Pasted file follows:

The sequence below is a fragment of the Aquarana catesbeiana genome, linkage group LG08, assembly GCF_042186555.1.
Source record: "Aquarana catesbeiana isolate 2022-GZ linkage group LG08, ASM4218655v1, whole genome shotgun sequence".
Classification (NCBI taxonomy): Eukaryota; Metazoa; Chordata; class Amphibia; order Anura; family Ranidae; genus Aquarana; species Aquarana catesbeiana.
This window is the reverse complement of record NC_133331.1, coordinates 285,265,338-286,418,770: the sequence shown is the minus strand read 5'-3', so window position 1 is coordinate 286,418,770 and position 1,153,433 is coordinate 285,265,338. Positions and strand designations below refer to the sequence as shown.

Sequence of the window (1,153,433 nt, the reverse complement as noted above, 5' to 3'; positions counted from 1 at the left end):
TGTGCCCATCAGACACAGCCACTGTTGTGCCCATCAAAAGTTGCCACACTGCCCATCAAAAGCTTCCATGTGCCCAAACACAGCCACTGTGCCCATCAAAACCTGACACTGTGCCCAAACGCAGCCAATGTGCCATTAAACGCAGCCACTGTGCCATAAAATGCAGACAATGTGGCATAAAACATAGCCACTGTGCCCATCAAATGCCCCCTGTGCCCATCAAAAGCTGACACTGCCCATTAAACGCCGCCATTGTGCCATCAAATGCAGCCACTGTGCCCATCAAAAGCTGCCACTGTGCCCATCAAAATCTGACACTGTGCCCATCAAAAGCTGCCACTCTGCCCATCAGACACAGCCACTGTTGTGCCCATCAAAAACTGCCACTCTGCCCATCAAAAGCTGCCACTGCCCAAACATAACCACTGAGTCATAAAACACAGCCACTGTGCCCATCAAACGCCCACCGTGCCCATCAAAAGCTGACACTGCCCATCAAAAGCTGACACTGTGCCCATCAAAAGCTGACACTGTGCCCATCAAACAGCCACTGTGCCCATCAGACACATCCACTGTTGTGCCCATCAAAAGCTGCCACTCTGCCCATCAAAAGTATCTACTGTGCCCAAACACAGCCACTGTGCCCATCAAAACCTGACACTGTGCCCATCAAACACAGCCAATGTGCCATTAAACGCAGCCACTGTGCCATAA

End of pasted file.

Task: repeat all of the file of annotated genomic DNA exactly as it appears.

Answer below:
The sequence below is a fragment of the Aquarana catesbeiana genome, linkage group LG08, assembly GCF_042186555.1.
Source record: "Aquarana catesbeiana isolate 2022-GZ linkage group LG08, ASM4218655v1, whole genome shotgun sequence".
Classification (NCBI taxonomy): Eukaryota; Metazoa; Chordata; class Amphibia; order Anura; family Ranidae; genus Aquarana; species Aquarana catesbeiana.
This window is the reverse complement of record NC_133331.1, coordinates 285,265,338-286,418,770: the sequence shown is the minus strand read 5'-3', so window position 1 is coordinate 286,418,770 and position 1,153,433 is coordinate 285,265,338. Positions and strand designations below refer to the sequence as shown.

Sequence of the window (1,153,433 nt, the reverse complement as noted above, 5' to 3'; positions counted from 1 at the left end):
TGTGCCCATCAGACACAGCCACTGTTGTGCCCATCAAAAGTTGCCACACTGCCCATCAAAAGCTTCCATGTGCCCAAACACAGCCACTGTGCCCATCAAAACCTGACACTGTGCCCAAACGCAGCCAATGTGCCATTAAACGCAGCCACTGTGCCATAAAATGCAGACAATGTGGCATAAAACATAGCCACTGTGCCCATCAAATGCCCCCTGTGCCCATCAAAAGCTGACACTGCCCATTAAACGCCGCCATTGTGCCATCAAATGCAGCCACTGTGCCCATCAAAAGCTGCCACTGTGCCCATCAAAATCTGACACTGTGCCCATCAAAAGCTGCCACTCTGCCCATCAGACACAGCCACTGTTGTGCCCATCAAAAACTGCCACTCTGCCCATCAAAAGCTGCCACTGCCCAAACATAACCACTGAGTCATAAAACACAGCCACTGTGCCCATCAAACGCCCACCGTGCCCATCAAAAGCTGACACTGCCCATCAAAAGCTGACACTGTGCCCATCAAAAGCTGACACTGTGCCCATCAAACAGCCACTGTGCCCATCAGACACATCCACTGTTGTGCCCATCAAAAGCTGCCACTCTGCCCATCAAAAGTATCTACTGTGCCCAAACACAGCCACTGTGCCCATCAAAACCTGACACTGTGCCCATCAAACACAGCCAATGTGCCATTAAACGCAGCCACTGTGCCATAA